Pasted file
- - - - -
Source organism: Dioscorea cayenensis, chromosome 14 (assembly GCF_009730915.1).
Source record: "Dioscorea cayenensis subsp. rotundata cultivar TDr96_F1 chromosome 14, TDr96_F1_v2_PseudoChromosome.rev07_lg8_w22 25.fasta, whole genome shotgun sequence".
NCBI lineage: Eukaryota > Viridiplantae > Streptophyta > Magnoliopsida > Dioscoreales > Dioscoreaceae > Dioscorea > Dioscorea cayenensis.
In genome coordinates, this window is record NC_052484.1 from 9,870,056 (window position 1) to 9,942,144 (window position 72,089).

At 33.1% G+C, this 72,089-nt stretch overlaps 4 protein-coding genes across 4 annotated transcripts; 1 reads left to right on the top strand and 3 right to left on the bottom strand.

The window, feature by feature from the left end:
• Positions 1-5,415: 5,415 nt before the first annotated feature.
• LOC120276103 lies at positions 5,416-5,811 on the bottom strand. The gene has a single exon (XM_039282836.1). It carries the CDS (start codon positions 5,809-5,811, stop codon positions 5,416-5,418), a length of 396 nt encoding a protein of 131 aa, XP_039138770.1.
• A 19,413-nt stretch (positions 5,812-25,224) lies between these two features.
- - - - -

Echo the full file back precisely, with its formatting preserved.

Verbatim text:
Source organism: Dioscorea cayenensis, chromosome 14 (assembly GCF_009730915.1).
Source record: "Dioscorea cayenensis subsp. rotundata cultivar TDr96_F1 chromosome 14, TDr96_F1_v2_PseudoChromosome.rev07_lg8_w22 25.fasta, whole genome shotgun sequence".
NCBI lineage: Eukaryota > Viridiplantae > Streptophyta > Magnoliopsida > Dioscoreales > Dioscoreaceae > Dioscorea > Dioscorea cayenensis.
In genome coordinates, this window is record NC_052484.1 from 9,870,056 (window position 1) to 9,942,144 (window position 72,089).

At 33.1% G+C, this 72,089-nt stretch overlaps 4 protein-coding genes across 4 annotated transcripts; 1 reads left to right on the top strand and 3 right to left on the bottom strand.

The window, feature by feature from the left end:
• Positions 1-5,415: 5,415 nt before the first annotated feature.
• LOC120276103 lies at positions 5,416-5,811 on the bottom strand. The gene has a single exon (XM_039282836.1). It carries the CDS (start codon positions 5,809-5,811, stop codon positions 5,416-5,418), a length of 396 nt encoding a protein of 131 aa, XP_039138770.1.
• A 19,413-nt stretch (positions 5,812-25,224) lies between these two features.